Figure 2
figure 2

Upregulation of phosphatidyl choline metabolites and choline-conjugated FA. The expression levels of the indicated metabolites involved in phosphatidylcholine pathway *p < 0.05 compared to normal bladders (n = 5). #p < 0.05 comparing premalignant lesion (n = 4) to early malignant/NMIBC (n = 7); one-way ANOVA with multiple comparisons.

Figure 3
figure 3

Upregulation of phospholipid and lysophospholipid metabolites: the expression of glycerphosphoethanolamine (GPE), glycerphosphocholine (GPC), glycerophosphoserine (GPS), glycerophosphoglycerol (GPG) and lysophospholipids in normal, premalignant, and early malignant bladder lesions. *p < 0.05 compared to normal bladders (n = 5). #p < 0.05 comparing premalignant lesions (n = 4) to early malignant/NMIBC (n = 7); one-way ANOVA with multiple comparisons.

Figure 4
figure 4

Expression of (a) mono-acyl glycerols, and (b) di-acylglycerols in premalignant and early malignant lesions. *p < 0.05 compared to normal, and #p < 0.05 comparing premalignant and early malignant lesions, one-way ANOVA with multiple comparisons.

Figure 5
figure 5

Enrichment of (a) long chain fatty acids (LCFA), (b) poly-unsaturated fatty acids (PUFA), and (c) eicosanoids in normal, premalignant, and early malignant urothelial lesions. *p < 0.05 compared to normal. #p < 0.05 comparing premalignant to malignant lesions, one-way ANOVA with multiple comparisons.

Consistent with our earlier report11, the levels of prostaglandins E2 (PGE2) and PGF2α were significantly upregulated in premalignant and NMI lesions compared to controls (Fig. 5c) suggestive of the increased activity of cyclooxygenase 2 (COX2) enzyme that catalyzes the production of prostaglandins from arachidonic acid/arachidonates15. In addition, other pro-inflammatory eicosanoid lipoxygenaseas, 12-Hydroxyeicosatetraenoic acid (12-HETE) and 15-Hydroxyeicosatetraenoic acid (15-HETE), are also upregulated in the premalignant and NMIBC tissues (Fig. 5c). These data suggest that early bladder carcinogenesis is associated with a shift toward de novo lipid metabolism to provide phospholipid species crucial for cell and organellar membrane structure as well as oncogenic signal transduction.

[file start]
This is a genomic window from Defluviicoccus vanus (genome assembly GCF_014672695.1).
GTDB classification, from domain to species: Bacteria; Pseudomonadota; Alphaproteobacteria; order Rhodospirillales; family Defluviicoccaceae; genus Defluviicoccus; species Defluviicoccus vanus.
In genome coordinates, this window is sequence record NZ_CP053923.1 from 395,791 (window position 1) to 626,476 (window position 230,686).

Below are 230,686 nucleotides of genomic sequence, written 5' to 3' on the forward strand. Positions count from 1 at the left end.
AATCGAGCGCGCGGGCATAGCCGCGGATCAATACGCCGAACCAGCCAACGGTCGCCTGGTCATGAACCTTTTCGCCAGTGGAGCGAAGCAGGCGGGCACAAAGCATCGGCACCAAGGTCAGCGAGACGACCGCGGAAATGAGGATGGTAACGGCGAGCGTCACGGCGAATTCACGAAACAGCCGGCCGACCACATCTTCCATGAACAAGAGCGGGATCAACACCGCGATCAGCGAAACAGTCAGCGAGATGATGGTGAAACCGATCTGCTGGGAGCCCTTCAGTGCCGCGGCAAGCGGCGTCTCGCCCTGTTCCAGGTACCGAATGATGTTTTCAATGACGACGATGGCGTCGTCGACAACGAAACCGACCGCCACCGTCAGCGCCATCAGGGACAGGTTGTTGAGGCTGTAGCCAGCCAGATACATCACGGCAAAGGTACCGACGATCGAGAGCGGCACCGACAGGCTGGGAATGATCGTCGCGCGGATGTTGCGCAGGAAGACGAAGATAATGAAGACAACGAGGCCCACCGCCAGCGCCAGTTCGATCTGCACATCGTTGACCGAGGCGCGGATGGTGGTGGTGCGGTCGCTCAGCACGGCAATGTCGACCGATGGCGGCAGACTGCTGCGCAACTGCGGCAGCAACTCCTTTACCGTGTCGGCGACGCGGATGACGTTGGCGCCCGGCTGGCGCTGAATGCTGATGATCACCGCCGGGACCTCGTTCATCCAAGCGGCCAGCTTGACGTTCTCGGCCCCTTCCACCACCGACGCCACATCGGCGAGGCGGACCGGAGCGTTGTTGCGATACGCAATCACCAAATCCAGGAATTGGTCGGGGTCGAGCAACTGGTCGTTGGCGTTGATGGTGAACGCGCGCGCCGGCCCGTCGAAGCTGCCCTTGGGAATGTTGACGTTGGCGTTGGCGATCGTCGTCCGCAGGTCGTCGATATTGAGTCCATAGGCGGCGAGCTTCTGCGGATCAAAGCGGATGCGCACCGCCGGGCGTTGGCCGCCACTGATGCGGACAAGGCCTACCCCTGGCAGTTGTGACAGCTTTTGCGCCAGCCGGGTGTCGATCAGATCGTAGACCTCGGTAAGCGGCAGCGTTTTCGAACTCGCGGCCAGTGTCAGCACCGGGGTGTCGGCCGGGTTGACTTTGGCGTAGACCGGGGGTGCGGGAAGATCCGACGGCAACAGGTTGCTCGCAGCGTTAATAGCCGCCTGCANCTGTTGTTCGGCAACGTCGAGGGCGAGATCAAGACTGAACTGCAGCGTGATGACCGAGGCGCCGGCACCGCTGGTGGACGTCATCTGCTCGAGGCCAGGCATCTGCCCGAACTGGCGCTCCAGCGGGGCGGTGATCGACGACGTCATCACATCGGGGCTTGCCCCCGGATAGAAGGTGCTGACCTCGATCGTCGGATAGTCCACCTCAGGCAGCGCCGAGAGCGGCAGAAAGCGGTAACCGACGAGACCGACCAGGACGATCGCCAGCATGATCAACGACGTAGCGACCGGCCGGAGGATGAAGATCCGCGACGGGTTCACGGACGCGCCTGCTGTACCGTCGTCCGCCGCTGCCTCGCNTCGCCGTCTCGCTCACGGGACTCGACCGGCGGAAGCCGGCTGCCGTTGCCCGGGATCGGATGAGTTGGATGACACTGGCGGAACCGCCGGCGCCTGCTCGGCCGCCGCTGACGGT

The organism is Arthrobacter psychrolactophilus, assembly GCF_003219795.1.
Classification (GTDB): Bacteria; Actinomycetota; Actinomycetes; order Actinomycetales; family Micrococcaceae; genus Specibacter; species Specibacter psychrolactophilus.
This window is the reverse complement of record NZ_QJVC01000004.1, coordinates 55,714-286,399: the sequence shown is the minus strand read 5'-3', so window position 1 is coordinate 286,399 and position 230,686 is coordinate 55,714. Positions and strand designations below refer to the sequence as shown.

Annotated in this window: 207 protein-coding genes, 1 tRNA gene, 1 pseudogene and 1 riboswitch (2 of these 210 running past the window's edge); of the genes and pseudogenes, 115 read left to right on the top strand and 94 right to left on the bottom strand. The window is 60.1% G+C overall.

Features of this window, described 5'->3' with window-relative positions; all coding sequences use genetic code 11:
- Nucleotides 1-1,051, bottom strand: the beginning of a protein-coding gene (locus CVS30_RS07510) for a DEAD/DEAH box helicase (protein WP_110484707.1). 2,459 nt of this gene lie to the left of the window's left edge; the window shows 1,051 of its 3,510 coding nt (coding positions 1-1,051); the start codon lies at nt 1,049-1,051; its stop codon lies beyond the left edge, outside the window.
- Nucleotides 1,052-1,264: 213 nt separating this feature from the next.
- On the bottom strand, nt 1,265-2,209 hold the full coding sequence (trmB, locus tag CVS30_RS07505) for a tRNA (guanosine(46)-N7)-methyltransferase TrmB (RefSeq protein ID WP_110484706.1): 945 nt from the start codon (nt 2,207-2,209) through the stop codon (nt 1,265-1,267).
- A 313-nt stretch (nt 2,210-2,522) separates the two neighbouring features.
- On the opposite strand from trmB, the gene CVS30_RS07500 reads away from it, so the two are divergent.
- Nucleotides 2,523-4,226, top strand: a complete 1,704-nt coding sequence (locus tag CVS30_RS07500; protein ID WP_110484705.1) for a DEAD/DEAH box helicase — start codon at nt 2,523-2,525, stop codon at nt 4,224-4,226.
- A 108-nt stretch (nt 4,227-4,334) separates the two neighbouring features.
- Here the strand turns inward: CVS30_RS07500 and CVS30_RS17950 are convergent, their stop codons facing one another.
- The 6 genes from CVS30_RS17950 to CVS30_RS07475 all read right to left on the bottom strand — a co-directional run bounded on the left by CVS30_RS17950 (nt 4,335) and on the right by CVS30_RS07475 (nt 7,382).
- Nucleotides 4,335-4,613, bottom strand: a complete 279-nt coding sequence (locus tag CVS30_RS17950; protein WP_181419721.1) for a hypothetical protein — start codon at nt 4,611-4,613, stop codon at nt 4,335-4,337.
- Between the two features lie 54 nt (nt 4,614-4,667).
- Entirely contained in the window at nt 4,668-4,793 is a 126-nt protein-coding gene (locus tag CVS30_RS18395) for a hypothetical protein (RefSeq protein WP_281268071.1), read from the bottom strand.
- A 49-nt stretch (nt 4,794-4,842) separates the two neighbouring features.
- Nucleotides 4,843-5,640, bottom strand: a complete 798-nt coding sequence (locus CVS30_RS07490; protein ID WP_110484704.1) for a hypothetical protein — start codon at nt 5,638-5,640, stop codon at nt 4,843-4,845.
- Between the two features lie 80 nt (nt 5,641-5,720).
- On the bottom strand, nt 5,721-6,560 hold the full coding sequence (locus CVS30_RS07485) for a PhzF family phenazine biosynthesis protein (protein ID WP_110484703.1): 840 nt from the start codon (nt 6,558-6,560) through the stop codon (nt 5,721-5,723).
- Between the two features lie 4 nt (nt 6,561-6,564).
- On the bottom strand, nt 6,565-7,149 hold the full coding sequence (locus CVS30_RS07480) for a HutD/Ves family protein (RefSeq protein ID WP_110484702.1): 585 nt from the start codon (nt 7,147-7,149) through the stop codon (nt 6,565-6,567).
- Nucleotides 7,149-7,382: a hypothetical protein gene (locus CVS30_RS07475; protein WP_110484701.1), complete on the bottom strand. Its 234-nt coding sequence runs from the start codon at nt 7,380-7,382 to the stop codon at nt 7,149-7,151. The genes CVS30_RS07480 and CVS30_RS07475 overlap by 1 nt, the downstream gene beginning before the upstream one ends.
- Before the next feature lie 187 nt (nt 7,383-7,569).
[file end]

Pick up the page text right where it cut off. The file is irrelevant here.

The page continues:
Clinical relevance of enzymes involved in phospholipid metabolism

Metabolism of phosphatidylcholines (PC), lysophospholipids, and other phospholipid species can be attributed to a series of enzymes including lysophospholipid O-acyltransferases (LPCATs), lysophospholipases (LYPLAs), phospholipases (PLAs) as well as other lipases with phospholipase functions as phospholipase A2 group IIF (PLA2G2F), patatin-like phospholipase domain containing 3 (PNPLA3), phospholipase B1 (PLB1), lipase C (LIPC), and lipase G (LIPG)16,17. Therefore, we determined the transcript levels of this enzymatic machinery in NMIBC patients compared to normal in multiple datasets including TCGA18, GSE1350719, GSE316720, and MSKCC21 (Supplement Figure 1). We found that LPCAT1 expression was significantly upregulated in TCGA, GSE13507, and GSE3167, whereas LPCAT3 was significantly upregulated in TCGA, but significantly downregulated in GSE3167 dataset. Consistently, lysophospholipases LYPLA1 and LYPLA2 are upregulated in TCGA as well as GSE3167. Furthermore, the transcripts of other phospholipases and lysophospholipases PLA2G2F, PNPLA3, PLB1, LIPC, and LIPG were significantly upregulated in TCGA but they did not exhibit changes in the other datasets (Supplement Figure 1). It is noteworthy that transcripts of some of these enzymes were not detected in some of the available datasets. This may be attributed to different analysis platforms, data processing or normalization. In addition, the discrepancy in transcript expression in different datasets can be attributed to redundancy in enzyme functions, patients’ population, and/or the aforementioned technical variations.

The increased eicosanoids and leukotrienes are consistent with our earlier report22 of the positive correlation of the expression of pro-inflammatory eicosanoids with progressive increase in tumor associated macrophage (TAM) infiltration and the levels of pro-inflammatory cytokines and chemokines in the premalignant, malignant and BCa11. Consistently, aberrant metabolism of PGE2 in BCa has been reported to inhibit the differentiation of recruited myeloid cells and promote accumulation of myeloid-derived suppressor cells within tumor tissue thus promoting tumor immune evasion23. However, the expression of PTGS2, ALOX12, and ALOX15 transcripts exhibited inconsistent patterns among TCGA, and the other studies (Supplement Figure 2).

Dynamic changes in de novo lipogenesis and β-oxidation in premalignant and early malignant lesions

Premalignant and NMI urothelial lesions exhibited significant enrichment of many species of conjugated long chain FA including long chain acyl carnitines, including dihomo-linoleoylcarnitine (C20:2), dihomo-linolenoylcarnitine (C20:3n3 or 6) and adrenoylcarnitine (C22:4) (Fig. 6), and long-chain glycine- and choline-conjugated fatty acids, mono- and diacyl glycerol, polyunsaturated FAs and long chain fatty acids.

Figure 6
figure 6

Progressive upregulation of carnitine-conjugated FA in premalignant and early malignant murine bladder lesions. *p < 0.05 compared to normal, and #p < 0.05 comparing premalignant to malignant lesions, one-way ANOVA with multiple comparisons.